Al Pershall

Chelan Leader March 24, 1921

Spring has arrived with all her glories in Stehekin valley. The past two days have been rather rainy, and one can almost see the buds swell and the grass shoot up.

Bill Buzzard: Miner, Rancher and Packer

Bill Buzzard first came to the Stehekin Valley in 1889 to check out mining at Horseshoe Basin. He then patented the Buzzard Homestead in 1904 which consisted of 160 acres. The Buckner Orchard and the Stehekin School sit on the former homestead. 
Here is an article from the Chelan Leader dated this week in 1896 announcing Bill Buzzard’s return to Stehekin after a winter down lake and the upcoming summer season. 

Chelan Leader April 3, 1896

William Buzzard arrived in Chelan Friday evening, en route to his home in the Stehekin valley, whither he went on Tuesday’s steamer. Mr Buzzard wintered in Spokane, and came across the Big Bend, bringing with him several head of horses belonging to his pack train. These he left at Meadow Creek for the present, where there is plenty of feed. He was accompanied by Richard Watkinson, an experienced prospector, who will put in the summer above the head of the lake looking for the precious metals for which that region is famous.

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Stehekin Courtney Homestead:Celebrating 100 Year Anniversary!

Stehekin Courtney Homestead:Celebrating 100 Year Anniversary!

Mamie and Hugh Courtney at the homestead, 1942

“….That winter, Hugh and Mamie put their name in for the old, abandoned William McComb homestead about a mile and a half up the road from the Lesh place. It was accepted, and on April 19, 1918 with Mamie seven months pregnant with my mother June, they moved up to the homestead.”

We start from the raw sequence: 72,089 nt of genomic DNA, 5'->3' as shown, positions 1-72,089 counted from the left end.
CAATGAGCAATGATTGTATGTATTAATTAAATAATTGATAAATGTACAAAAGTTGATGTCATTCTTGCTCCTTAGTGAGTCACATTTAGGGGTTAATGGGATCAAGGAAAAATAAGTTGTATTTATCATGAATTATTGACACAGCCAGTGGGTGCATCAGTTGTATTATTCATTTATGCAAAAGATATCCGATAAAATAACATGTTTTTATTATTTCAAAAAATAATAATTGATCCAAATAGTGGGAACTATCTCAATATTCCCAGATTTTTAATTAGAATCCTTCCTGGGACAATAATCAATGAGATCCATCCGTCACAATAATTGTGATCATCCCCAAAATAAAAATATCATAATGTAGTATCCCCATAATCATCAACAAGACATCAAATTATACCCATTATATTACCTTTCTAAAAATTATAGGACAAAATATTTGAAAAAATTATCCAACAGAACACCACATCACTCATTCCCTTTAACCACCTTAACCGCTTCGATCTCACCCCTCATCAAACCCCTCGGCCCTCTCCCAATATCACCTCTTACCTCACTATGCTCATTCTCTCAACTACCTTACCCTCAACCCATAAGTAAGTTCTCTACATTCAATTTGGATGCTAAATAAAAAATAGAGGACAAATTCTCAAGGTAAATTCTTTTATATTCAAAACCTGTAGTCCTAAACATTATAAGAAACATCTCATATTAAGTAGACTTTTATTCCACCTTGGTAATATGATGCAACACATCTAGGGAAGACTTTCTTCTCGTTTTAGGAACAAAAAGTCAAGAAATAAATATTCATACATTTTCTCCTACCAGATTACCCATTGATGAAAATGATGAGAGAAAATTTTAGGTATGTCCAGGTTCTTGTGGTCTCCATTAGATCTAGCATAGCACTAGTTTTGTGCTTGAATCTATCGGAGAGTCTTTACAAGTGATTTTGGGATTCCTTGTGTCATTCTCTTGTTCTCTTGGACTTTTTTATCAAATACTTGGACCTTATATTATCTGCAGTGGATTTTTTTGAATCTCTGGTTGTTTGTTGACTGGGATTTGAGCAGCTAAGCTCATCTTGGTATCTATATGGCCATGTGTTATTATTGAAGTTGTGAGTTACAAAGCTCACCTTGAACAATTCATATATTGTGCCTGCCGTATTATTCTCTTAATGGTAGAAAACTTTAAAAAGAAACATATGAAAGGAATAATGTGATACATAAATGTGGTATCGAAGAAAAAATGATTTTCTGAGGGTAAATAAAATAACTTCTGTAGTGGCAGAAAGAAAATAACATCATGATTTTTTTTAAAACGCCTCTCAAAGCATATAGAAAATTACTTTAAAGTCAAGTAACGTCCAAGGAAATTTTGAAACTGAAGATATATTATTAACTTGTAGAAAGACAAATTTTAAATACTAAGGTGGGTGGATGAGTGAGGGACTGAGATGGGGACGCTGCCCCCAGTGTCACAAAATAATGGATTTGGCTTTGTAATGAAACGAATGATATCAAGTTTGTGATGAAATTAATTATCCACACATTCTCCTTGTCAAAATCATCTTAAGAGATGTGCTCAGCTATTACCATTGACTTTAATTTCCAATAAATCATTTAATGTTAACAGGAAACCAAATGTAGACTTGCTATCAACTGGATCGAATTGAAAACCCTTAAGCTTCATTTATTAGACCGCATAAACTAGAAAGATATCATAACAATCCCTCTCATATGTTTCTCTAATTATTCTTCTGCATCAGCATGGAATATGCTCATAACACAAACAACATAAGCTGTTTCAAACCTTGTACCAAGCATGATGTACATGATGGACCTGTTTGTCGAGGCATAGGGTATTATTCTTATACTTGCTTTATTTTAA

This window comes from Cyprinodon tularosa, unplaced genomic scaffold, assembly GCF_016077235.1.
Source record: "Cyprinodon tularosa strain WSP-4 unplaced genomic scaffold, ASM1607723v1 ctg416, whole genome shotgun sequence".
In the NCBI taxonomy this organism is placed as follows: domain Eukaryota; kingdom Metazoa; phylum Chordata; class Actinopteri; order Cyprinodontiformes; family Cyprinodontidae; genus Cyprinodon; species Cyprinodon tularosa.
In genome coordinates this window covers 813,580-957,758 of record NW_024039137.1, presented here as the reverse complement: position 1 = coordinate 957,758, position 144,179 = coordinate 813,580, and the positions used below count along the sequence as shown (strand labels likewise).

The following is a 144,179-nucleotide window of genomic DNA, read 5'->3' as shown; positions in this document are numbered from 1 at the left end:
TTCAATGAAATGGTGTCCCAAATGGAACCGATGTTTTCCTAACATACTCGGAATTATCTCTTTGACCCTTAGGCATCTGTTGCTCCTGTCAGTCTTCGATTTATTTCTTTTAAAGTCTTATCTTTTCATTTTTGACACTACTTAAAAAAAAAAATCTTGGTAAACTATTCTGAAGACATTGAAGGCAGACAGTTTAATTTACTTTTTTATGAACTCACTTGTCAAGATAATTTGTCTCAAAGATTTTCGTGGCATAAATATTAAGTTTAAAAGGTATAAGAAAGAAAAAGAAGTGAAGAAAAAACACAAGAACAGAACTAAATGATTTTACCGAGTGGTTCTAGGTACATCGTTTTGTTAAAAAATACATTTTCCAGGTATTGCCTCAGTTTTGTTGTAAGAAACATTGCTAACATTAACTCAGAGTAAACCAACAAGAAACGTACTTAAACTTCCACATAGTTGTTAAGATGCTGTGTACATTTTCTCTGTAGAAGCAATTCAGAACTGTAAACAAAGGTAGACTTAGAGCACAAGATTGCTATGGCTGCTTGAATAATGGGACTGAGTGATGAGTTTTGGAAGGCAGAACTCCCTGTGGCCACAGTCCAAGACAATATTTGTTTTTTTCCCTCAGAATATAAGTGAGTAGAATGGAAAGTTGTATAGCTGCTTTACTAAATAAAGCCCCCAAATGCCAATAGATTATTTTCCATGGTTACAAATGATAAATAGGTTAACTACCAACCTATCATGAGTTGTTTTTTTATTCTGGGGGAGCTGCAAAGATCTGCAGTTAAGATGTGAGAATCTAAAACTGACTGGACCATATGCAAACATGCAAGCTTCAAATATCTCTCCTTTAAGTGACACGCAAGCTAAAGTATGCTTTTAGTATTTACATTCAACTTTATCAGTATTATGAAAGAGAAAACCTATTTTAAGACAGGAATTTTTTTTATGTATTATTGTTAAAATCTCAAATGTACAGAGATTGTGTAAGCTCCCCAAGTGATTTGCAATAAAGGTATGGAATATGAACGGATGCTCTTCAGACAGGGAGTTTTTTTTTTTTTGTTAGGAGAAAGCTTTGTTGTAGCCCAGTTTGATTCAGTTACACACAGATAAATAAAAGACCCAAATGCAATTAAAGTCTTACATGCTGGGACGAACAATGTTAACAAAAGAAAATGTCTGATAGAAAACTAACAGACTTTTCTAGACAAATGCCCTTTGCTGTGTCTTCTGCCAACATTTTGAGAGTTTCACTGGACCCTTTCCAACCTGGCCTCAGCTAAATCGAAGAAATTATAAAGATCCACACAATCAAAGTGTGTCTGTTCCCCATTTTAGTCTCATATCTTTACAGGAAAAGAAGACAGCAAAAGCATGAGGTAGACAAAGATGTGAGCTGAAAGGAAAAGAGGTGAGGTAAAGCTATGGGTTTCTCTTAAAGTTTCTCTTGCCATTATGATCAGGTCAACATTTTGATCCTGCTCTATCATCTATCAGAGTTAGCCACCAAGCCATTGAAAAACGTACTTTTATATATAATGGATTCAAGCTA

(From “At Home In The Woods” by Mike Barnhart, pg. 21)

 Hugh and Mamie’s rustic beginnings of life in Stehekin surrounded by tall Douglas firs, beside the rushing Stehekin River with a startling rise of McGregor Mountain looming over them, is a story to be revered. Their dream of making Stehekin a home has reached into the lives of many of their descendants, a century later. Each ax swing, shovel of dirt, and snowy winter endured was of benefit to more than their little family of six. Their legacy of hard, back breaking work to find a way to stay and survive on their mountain homestead is a gift that has enabled many generations to live on, in an outstanding homeland.
April 20, 2018 Courtney Homestead 100 year anniversary (Photo~Nancy Barnhart)
One hundred years after their move into a dirt floored cabin, Mamie and Hugh’s descendants gather on the grounds of the former homestead. The talk is of where the garden was, how water was channeled for produce, animals and home, from a nearby mountainside creek. How the water tower was built, where the barn was located, and the remarkable change of size of the original land due to the continual carving away by the river. The original log cabin has been moved to avoid being washed away.
Mike Barnhart, son of June Barnhart (Courtney) guides the families along the road, pointing to places that were once cleared and occupied by wooden buildings that couldn’t last the century. Rock hearths still stand as monuments to the lifestyle of chopping wood for survival heat,  daffodils still pop up near the old site, and a few relic vehicles grace the woods. The are long covered with leaves and ferns, meeting a destiny of “can’t fix it.” Laughter is shared about “granddad’s stories.” Memories of climbing the water tower as kids emerge. Much circling of the old log cabin, and talk of the cellar, and the cooling house for milk storage takes place. A rugged lifestyle that required attention every day unfolds and is given honor.